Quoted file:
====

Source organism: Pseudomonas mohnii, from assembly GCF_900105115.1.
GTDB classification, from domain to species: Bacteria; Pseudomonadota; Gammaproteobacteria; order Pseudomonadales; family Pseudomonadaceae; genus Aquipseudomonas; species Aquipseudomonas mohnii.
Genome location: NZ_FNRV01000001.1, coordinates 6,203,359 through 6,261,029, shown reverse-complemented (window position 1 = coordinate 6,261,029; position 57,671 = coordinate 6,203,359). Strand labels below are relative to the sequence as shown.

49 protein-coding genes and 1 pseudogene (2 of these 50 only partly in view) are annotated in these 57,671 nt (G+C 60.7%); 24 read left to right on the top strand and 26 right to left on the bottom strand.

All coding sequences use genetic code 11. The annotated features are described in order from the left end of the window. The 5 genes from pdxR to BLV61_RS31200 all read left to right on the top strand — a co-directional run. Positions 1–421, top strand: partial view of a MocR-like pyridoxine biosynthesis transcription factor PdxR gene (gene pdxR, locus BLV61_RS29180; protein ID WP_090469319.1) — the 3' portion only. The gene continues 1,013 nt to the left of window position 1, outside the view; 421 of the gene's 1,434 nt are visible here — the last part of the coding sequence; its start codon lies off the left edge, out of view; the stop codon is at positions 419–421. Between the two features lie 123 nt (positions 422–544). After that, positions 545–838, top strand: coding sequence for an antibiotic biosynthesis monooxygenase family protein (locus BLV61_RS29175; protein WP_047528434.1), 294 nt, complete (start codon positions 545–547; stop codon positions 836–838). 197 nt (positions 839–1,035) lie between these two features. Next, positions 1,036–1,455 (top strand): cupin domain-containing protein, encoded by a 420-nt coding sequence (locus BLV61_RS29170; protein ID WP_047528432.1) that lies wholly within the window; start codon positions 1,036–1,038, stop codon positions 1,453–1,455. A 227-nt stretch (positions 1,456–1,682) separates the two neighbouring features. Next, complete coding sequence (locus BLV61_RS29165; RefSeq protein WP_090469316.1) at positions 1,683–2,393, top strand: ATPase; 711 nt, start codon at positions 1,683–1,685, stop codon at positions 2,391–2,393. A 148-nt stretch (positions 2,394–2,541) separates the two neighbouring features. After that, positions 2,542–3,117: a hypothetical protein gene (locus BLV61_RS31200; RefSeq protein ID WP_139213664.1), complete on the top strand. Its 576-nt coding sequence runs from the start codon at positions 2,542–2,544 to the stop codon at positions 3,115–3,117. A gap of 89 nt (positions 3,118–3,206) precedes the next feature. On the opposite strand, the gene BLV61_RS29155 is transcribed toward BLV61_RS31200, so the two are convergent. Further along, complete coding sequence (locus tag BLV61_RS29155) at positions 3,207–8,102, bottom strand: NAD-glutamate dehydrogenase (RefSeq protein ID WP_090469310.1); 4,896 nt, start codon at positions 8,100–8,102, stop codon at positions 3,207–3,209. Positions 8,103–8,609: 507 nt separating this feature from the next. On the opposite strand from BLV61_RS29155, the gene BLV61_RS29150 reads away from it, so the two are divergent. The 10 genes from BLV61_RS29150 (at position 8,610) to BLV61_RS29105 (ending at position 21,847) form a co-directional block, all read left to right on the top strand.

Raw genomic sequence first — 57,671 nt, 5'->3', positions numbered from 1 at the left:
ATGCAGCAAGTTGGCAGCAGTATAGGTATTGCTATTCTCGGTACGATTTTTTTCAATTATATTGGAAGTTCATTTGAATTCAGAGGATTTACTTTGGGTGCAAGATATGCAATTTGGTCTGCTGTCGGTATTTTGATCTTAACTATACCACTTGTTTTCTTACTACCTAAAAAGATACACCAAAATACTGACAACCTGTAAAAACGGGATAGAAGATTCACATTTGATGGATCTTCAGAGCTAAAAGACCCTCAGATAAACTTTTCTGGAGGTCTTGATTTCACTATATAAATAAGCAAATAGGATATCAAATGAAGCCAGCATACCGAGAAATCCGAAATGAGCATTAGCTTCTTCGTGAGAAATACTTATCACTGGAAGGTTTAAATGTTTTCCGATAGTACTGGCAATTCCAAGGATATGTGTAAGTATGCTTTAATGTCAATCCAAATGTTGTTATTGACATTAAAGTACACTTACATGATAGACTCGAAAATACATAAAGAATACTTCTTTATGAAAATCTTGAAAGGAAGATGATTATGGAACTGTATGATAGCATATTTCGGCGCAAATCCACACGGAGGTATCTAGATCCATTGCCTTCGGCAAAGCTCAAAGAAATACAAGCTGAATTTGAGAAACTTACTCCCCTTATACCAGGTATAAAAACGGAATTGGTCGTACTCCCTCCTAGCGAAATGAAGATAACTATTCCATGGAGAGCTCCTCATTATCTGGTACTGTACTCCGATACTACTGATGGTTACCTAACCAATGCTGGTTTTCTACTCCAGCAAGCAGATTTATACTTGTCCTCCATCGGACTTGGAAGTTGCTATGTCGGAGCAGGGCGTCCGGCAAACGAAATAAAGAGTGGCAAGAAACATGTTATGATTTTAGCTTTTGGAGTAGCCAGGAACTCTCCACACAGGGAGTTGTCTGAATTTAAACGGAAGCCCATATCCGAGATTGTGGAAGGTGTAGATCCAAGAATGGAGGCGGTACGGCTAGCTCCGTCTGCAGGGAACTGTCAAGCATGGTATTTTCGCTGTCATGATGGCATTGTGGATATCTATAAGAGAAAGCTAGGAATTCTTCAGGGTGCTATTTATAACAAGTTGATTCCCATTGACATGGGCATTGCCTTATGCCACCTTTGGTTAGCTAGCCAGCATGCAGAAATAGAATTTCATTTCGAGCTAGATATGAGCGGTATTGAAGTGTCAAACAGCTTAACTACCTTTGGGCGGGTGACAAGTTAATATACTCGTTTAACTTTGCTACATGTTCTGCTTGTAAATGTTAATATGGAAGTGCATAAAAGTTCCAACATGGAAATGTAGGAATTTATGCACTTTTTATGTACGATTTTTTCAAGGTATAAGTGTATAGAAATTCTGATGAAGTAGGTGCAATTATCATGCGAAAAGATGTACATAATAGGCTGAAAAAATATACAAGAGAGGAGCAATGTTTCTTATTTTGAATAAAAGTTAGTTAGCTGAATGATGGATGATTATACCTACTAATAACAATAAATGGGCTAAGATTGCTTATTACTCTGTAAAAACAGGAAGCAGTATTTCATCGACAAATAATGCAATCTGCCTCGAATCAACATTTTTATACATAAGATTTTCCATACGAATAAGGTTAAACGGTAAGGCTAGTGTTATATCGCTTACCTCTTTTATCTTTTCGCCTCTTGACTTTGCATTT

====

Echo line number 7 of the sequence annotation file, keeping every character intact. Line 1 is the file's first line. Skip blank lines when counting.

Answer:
ATGCAGCAAGTTGGCAGCAGTATAGGTATTGCTATTCTCGGTACGATTTTTTTCAATTATATTGGAAGTTCATTTGAATTCAGAGGATTTACTTTGGGTGCAAGATATGCAATTTGGTCTGCTGTCGGTATTTTGATCTTAACTATACCACTTGTTTTCTTACTACCTAAAAAGATACACCAAAATACTGACAACCTGTAAAAACGGGATAGAAGATTCACATTTGATGGATCTTCAGAGCTAAAAGACCCTCAGATAAACTTTTCTGGAGGTCTTGATTTCACTATATAAATAAGCAAATAGGATATCAAATGAAGCCAGCATACCGAGAAATCCGAAATGAGCATTAGCTTCTTCGTGAGAAATACTTATCACTGGAAGGTTTAAATGTTTTCCGATAGTACTGGCAATTCCAAGGATATGTGTAAGTATGCTTTAATGTCAATCCAAATGTTGTTATTGACATTAAAGTACACTTACATGATAGACTCGAAAATACATAAAGAATACTTCTTTATGAAAATCTTGAAAGGAAGATGATTATGGAACTGTATGATAGCATATTTCGGCGCAAATCCACACGGAGGTATCTAGATCCATTGCCTTCGGCAAAGCTCAAAGAAATACAAGCTGAATTTGAGAAACTTACTCCCCTTATACCAGGTATAAAAACGGAATTGGTCGTACTCCCTCCTAGCGAAATGAAGATAACTATTCCATGGAGAGCTCCTCATTATCTGGTACTGTACTCCGATACTACTGATGGTTACCTAACCAATGCTGGTTTTCTACTCCAGCAAGCAGATTTATACTTGTCCTCCATCGGACTTGGAAGTTGCTATGTCGGAGCAGGGCGTCCGGCAAACGAAATAAAGAGTGGCAAGAAACATGTTATGATTTTAGCTTTTGGAGTAGCCAGGAACTCTCCACACAGGGAGTTGTCTGAATTTAAACGGAAGCCCATATCCGAGATTGTGGAAGGTGTAGATCCAAGAATGGAGGCGGTACGGCTAGCTCCGTCTGCAGGGAACTGTCAAGCATGGTATTTTCGCTGTCATGATGGCATTGTGGATATCTATAAGAGAAAGCTAGGAATTCTTCAGGGTGCTATTTATAACAAGTTGATTCCCATTGACATGGGCATTGCCTTATGCCACCTTTGGTTAGCTAGCCAGCATGCAGAAATAGAATTTCATTTCGAGCTAGATATGAGCGGTATTGAAGTGTCAAACAGCTTAACTACCTTTGGGCGGGTGACAAGTTAATATACTCGTTTAACTTTGCTACATGTTCTGCTTGTAAATGTTAATATGGAAGTGCATAAAAGTTCCAACATGGAAATGTAGGAATTTATGCACTTTTTATGTACGATTTTTTCAAGGTATAAGTGTATAGAAATTCTGATGAAGTAGGTGCAATTATCATGCGAAAAGATGTACATAATAGGCTGAAAAAATATACAAGAGAGGAGCAATGTTTCTTATTTTGAATAAAAGTTAGTTAGCTGAATGATGGATGATTATACCTACTAATAACAATAAATGGGCTAAGATTGCTTATTACTCTGTAAAAACAGGAAGCAGTATTTCATCGACAAATAATGCAATCTGCCTCGAATCAACATTTTTATACATAAGATTTTCCATACGAATAAGGTTAAACGGTAAGGCTAGTGTTATATCGCTTACCTCTTTTATCTTTTCGCCTCTTGACTTTGCATTT